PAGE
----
Today I was talking about how my husband and I got into it at my niece's wedding after he just left the ballroom and never came back for an hour and a half, and I found him talking to one of his brother's in the hall. ONe of his sisters got mad at the brother because he had abandoned his wife upstairs in the hotel when she got sick. So, that was Saturday night. My husband has been in the guest bedroom ever since and will not come out when I am at home. So, I was talking about it in therapy today, and my T says, "just like your mother." I got really pissed at him but didn't say anything as it was a link I did not care to have made. My mother would give me the silent treatment for days on end when she was upset with me. Now here is my husband doing the same thing. Don't want to hear about it, and certainly did not want to hear his comment, "It's such a tragic mismatch." I am not sure what he meant--that my husband and I are a tragic mismatch???? I don't think he would say that since he has never met my husband. But I got upset with the whole thing, and I don't know why.

Came home from my women's group tonight, though, and there was my husband watching the debate. So, maybe he has had enough isolation. I won't apologize as I did nothing wrong by getting angry with him.

Anyway, I do the same thing with my T, and I have learned that he won't get angry with me for saying that I am angry. It gives us a chance to look at what is behind the anger.

RealMe

 

Re: Blurting

Posted by muffled on October 30, 2007, at 23:33:09

In reply to Blurting, posted by DAisym on October 30, 2007, at 19:04:30

From my email to T the other day:

"And another thing, is why we didn't say much(at T), and was blanking, is that ALOT was said in(previous) e-mail, or SOMEone did, and so now we waiting , watching, to see what you do......how you react......
Testing, trying to trust, apparently it never ends..."

I been bolder and bolder bout saying stuff to my T bout things she does that parts of me don't like. And she apologises (which irrationally makes me feel bad cuz I made her feel bad...). Like the other day she said a triggering word to me. Today she was talking and waving her hands too close. I tell her in emails. I tell her stuff and she is Ok w/it. Proly your T will be too.
I think its a self preservation thing to keep testing our T's. And if it helps us to be safer, then maybe its OK then. Maybe you can give that part prmission to test as needed so that it can feel safe?
Hope this is OK.
M

 

Re: Blurting -- trigger

Posted by Daisym on October 31, 2007, at 0:14:50

In reply to Re: Blurting, posted by muffled on October 30, 2007, at 23:33:09

The main thing is -- I don't FEEL angry at my therapist, I just feel angry. It is sort of like dealing with a sullen teenager - it has nothing to do with the person, it is about the world in general. So, because I know I'm not mad at him, I keep quiet. The lashing out is at some unknown force.

But perhaps there is truth in what each of you wrote. I am afraid of hurting his feelings. My feelings for him are intense and there are times when I feel frustrated that we talk about me doing all these things but I can't do them with him. Or he can't do them with me. But I've told him that.

Maybe this is testing him. Can I say this? Or this? Or this? Maybe I want him to know just how mad I am at all of this.

But the main thing that keeps coming up is outrage over the things that were done to me. I get so upset I practically shake over it. I think the wrong person is sitting in front of me - I want to scream at my abuser, pound on something and MAKE him remember what he did to me.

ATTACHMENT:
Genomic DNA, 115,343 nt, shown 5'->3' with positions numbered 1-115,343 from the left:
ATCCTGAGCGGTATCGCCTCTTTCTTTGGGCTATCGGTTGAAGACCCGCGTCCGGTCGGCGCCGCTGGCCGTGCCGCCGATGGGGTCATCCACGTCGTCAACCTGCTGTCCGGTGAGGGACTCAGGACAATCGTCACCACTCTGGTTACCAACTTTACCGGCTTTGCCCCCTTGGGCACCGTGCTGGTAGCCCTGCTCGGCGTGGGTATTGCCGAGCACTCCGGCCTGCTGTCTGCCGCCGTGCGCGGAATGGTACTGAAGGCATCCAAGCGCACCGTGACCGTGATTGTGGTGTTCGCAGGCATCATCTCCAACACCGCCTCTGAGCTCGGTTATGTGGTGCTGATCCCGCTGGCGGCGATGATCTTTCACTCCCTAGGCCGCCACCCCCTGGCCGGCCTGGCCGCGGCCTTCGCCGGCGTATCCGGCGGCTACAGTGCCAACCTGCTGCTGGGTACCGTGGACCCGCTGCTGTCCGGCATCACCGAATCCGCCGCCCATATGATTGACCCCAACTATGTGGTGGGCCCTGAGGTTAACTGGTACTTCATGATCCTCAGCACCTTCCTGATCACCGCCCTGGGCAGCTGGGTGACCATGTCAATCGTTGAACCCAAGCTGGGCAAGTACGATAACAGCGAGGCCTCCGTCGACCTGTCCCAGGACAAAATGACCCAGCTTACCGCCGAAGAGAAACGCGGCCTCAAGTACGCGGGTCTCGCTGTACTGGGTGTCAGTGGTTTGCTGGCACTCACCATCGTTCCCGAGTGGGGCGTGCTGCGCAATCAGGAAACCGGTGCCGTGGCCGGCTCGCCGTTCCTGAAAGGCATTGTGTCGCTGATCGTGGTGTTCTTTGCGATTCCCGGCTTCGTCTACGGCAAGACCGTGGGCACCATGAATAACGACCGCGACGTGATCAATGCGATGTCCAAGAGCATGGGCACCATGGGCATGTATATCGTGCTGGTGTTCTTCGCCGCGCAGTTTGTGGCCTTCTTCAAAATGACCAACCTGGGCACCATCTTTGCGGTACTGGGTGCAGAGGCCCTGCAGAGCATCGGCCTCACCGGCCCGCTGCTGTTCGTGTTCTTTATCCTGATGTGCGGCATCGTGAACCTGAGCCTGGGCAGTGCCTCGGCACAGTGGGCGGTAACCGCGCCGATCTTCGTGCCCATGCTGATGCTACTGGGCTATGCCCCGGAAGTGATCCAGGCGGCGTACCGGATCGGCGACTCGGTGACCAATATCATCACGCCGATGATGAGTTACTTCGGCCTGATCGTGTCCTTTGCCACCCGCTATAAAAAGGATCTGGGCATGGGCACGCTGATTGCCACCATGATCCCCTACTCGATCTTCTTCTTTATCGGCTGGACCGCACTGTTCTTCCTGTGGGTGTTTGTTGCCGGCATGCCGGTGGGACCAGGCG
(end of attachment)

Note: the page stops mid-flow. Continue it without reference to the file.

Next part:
*sigh* It makes me want to withdraw again.

 

Re: Blurting -- trigger Daisym

Posted by RealMe on October 31, 2007, at 1:32:04

In reply to Re: Blurting -- trigger, posted by Daisym on October 31, 2007, at 0:14:50

I don't know why, but I don't feel the anger so much about what happened to me anymore. I used to, and now it is just a horrible deep pain and sorrow. My T says he can feel it which then makes me want to cry, and sometimes I do. I just hate that as I don't cry in front of people. He is the only one I can think of that I have cryed in front of since I don't remember when.
I feel like I should apologize to him for that as I realy hate it. Who wants to be around some pained, sobbing person with the deep sorrow. I feel like I want to cry again just thinking of it. Got to go.

RealMe

 

Re: Blurting -- trigger

Posted by B2chica on October 31, 2007, at 8:10:40

In reply to Re: Blurting -- trigger Daisym, posted by RealMe on October 31, 2007, at 1:32:04

> I don't know why, but I don't feel the anger so much about what happened to me anymore. I used to, and now it is just a horrible deep pain and sorrow. My T says he can feel it which then makes me want to cry, and sometimes I do. I just hate that as I don't cry in front of people. He is the only one I can think of that I have cryed in front of since I don't remember when.
> I feel like I should apologize to him for that as I realy hate it. Who wants to be around some pained, sobbing person with the deep sorrow. I feel like I want to cry again just thinking of it. Got to go.
>
> RealMe


i thought i was reading my post.
this T is the First one i've ever cried infront of...but now i do it all the time. i hate it. i feel guilty for it.
i can't believe i cry so much in her office. but i also think it's because i don't cry anywhere else.

but i did read some controdiction in your post and i would like to point it out if you don't mind...(my T did that to me yesterday too, but...)

>> I feel like I should apologize to him for that as I realy hate it. Who wants to be around some pained, sobbing person with the deep sorrow.

well Dear RM, HE does. he choose a profession of emotionally injured people. people who hurt deep...deep...inside. i'm sure it's ok with him...but maybe, if you can. talk to him about it. tell him it makes you uncomfortable and maybe why.

 

Re: Blurting -- trigger Daisym

Posted by sunnydays on October 31, 2007, at 8:44:31

In reply to Re: Blurting -- trigger, posted by Daisym on October 31, 2007, at 0:14:50

Daisy,